Colonel speaks of sacrifice to IWA
Published 10:30 am Friday, November 10, 2017
ISLE OF WIGHT
Lt. Col. B. Patrick Lightsey, an Air Force intelligence officer stationed at Langley Air Force Base, spoke to Isle of Wight Academy students about sacrifice in military life during the school’s annual Veterans Day program, hosted by the school’s Student Council and Junior Student Council organizations.
The program in the campus’ Jester Gym at 9:30 a.m. began with the presentation of flags by local Boy Scouts and Cub Scouts and the IWA Concert Chorus performing “The Star-Spangled Banner.”
When it came time for Lightsey to speak, he told students of the history of Veterans Day, saying that up until after World War II, it had been known as Armistice Day, and had been intended to celebrate the end of World War I, which ended officially on Nov. 11, 1919. He also said that when he thinks of Veterans Day, he thinks of sacrifice.
Lightsey then said that the day carries a personal significance for him because on Nov. 10, 2004, Lt. Dan Malcolm — one of his best friends from college who had gone into the Marine Corps — was killed in action in Iraq.
“I have made it a pledge ever since to tell people of Lt. Dan Malcolm,” he said.
Lightsey also spoke of his career in the Air Force. Throughout his 15 years in the service, he has been deployed abroad a total of five times and has served in Iraq, Afghanistan and the southern Philippines.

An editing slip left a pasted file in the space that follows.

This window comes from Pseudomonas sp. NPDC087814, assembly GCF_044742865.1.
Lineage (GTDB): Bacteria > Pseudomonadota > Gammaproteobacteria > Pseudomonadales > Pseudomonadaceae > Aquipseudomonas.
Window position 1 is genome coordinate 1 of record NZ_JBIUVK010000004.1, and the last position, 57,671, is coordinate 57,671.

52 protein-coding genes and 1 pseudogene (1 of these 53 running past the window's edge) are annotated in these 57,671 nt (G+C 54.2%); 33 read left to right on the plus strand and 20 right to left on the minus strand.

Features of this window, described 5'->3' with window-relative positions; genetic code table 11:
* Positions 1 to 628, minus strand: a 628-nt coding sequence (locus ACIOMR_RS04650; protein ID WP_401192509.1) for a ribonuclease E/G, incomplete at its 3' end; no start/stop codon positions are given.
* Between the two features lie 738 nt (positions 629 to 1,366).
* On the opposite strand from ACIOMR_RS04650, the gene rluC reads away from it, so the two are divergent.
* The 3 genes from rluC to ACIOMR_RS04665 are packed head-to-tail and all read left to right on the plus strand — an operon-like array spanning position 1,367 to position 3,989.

“I come from a family of military members,” Lightsey said. “My dad was in the Air Force. My uncle was in the Navy. While I didn’t grow up in Virginia, I used to spend many summers here.
“Only one percent of society actually serves in the military, so this community is obviously a big supporter of our military. It might not sound like a lot, but if you include all veterans today, that number is actually 22 million.”
He added that military life is easier today than it had been for past generations thanks to advances in technology such as email, so that service people are only out of contact with family and friends for a matter of hours or days rather than weeks or months, but that it still takes a lot of sacrifice, both from the service person and his or her family.
“For a lot of you, that means missed holidays and birthdays and Christmas,” he said.
Several other active-duty and retired servicemen and women were in attendance, in addition to Lightsey, including his aide, Senior Msgt. Patrick Connolly, a Navy commander and a 95-year-old World War II veteran. Following Lightsey’s remarks, the IWA Chamber Chorus performed “Boogie Woogie Bugle Boy” by the Andrews Sisters.
At the conclusion of the program, all IWA students sang “America the Beautiful.”